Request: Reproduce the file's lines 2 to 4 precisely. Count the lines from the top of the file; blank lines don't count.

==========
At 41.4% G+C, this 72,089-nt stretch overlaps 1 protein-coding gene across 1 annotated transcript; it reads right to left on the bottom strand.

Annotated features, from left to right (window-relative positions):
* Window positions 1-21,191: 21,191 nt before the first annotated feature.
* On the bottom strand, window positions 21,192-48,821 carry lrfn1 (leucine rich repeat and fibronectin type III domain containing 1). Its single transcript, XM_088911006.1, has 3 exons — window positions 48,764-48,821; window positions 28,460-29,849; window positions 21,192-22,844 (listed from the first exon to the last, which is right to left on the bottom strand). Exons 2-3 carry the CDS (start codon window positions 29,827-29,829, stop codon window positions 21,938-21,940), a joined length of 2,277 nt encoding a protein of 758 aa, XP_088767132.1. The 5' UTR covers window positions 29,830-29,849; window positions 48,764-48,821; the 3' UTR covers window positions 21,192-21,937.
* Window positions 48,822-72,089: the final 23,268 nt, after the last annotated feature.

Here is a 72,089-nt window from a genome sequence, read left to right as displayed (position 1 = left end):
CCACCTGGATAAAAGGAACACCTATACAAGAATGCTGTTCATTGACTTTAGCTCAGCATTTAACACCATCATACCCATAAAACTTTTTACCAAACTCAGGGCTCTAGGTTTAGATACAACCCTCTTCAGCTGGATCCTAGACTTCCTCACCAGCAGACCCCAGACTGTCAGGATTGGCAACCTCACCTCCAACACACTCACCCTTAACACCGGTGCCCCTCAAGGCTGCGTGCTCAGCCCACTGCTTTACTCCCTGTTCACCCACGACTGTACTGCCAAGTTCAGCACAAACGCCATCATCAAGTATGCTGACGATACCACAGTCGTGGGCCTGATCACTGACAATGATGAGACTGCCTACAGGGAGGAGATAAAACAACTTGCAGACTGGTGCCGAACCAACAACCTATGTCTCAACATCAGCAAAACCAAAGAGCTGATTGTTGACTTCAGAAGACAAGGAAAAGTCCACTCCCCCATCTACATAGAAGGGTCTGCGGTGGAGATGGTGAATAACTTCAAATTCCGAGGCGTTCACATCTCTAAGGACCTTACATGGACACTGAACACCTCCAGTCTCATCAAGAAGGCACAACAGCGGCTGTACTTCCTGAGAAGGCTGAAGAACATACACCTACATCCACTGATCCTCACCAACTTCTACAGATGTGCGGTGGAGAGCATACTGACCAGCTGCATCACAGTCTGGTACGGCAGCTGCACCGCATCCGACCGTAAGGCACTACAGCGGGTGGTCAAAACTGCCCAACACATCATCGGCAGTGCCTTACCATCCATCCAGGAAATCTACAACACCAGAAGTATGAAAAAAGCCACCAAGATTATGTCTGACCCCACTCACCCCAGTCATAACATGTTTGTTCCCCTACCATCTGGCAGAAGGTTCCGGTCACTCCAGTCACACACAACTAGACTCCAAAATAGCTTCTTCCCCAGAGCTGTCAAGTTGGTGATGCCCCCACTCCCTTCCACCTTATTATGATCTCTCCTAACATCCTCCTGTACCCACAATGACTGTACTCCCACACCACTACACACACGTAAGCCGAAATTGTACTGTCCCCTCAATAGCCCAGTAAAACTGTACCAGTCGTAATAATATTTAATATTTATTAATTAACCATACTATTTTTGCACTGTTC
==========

Annotated features, from left to right (window-relative positions):
* Window positions 1-21,191: 21,191 nt before the first annotated feature.
* On the bottom strand, window positions 21,192-48,821 carry lrfn1 (leucine rich repeat and fibronectin type III domain containing 1). Its single transcript, XM_088911006.1, has 3 exons — window positions 48,764-48,821; window positions 28,460-29,849; window positions 21,192-22,844 (listed from the first exon to the last, which is right to left on the bottom strand). Exons 2-3 carry the CDS (start codon window positions 29,827-29,829, stop codon window positions 21,938-21,940), a joined length of 2,277 nt encoding a protein of 758 aa, XP_088767132.1. The 5' UTR covers window positions 29,830-29,849; window positions 48,764-48,821; the 3' UTR covers window positions 21,192-21,937.